Perhaps no modern thinker best represented these changes than did Thomas Hobbes. In his seminal work, Leviathan, Hobbes called for the creation of a “mortal god”—the Leviathan—to counter and augment the will of the “immortal god.” In his view of society, man was utterly and completely depraved, incapable of anything but self-interest and cannibalism. “Hereby it is manifest that during the time men live without a common power to keep them all in awe, they are in that condition which is called war, and such a war as is of every man against every man,” he wrote. “For war consists not in battle only, or the act of fighting, but in a tract of time wherein the will to contend by battle is sufficiently known; and therefore the notion of time is to be considered in the nature of war as it is in the nature of weather.” As such, when men are left to their own devices, Hobbes laments, there can exist no industry, no agriculture, “no navigation; nor use of the commodities that may be imported by the sea; no commodious building; no instruments of moving, and removing, such things as require much force; no knowledge of the face of the earth; no account of time; no arts; no letters; no society; and which is worst of all, continual fear and danger of violent death; and the life of man, solitary, poor, nasty, brutish, and short.” The immortal god, Hobbes admits, has bestowed upon each of the natural right and liberty of self-preservation. Rather, however, than seeing this right as extending to all of mankind, we selfishly hoard the natural right for ourselves and use it as a pretext for violence upon and against our neighbor.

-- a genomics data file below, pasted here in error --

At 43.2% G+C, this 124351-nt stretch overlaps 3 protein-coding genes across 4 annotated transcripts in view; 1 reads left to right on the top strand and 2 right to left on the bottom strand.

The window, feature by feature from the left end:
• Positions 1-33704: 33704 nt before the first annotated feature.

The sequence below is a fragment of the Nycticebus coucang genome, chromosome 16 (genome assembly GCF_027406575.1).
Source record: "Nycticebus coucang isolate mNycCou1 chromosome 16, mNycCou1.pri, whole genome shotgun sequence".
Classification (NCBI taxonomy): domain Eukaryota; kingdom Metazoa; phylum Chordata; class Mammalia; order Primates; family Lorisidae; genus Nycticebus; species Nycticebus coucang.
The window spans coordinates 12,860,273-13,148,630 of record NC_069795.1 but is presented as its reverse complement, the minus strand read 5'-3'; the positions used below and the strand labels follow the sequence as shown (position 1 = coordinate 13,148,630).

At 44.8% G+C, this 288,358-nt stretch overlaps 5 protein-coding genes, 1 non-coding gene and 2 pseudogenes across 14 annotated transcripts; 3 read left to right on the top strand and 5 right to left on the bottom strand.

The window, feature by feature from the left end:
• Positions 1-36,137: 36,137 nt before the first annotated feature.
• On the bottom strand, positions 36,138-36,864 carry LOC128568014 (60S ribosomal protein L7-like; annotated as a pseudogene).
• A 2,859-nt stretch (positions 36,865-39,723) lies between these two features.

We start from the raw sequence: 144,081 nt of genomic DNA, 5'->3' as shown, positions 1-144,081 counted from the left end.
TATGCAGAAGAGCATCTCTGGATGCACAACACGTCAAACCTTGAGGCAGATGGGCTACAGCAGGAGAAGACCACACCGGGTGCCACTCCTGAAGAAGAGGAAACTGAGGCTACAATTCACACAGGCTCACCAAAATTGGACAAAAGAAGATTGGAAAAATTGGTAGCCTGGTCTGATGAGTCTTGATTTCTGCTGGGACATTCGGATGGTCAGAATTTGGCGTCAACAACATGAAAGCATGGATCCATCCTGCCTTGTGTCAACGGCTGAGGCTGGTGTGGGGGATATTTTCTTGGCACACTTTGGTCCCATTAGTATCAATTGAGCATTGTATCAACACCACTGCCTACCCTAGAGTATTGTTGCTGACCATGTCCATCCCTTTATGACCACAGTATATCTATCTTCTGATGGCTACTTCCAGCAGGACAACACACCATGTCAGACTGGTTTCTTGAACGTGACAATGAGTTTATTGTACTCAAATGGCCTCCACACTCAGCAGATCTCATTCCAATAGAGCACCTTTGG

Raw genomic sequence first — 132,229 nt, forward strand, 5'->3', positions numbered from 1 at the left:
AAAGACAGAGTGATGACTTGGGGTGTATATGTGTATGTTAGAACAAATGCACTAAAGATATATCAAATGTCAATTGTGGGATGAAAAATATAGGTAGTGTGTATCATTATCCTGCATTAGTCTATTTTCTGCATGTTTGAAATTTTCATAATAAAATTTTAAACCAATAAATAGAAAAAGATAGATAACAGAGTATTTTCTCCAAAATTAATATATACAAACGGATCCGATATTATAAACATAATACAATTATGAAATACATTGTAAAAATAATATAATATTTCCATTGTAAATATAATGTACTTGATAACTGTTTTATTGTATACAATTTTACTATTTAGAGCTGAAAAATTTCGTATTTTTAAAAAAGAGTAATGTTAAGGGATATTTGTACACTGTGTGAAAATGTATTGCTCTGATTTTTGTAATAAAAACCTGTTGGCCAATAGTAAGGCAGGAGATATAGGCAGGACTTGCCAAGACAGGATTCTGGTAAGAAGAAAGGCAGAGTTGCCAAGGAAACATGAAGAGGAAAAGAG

— Read on theimaginativeconservative.org/2019/12/hobbes-leviathan-collectivist-horror-bradley-birzer.html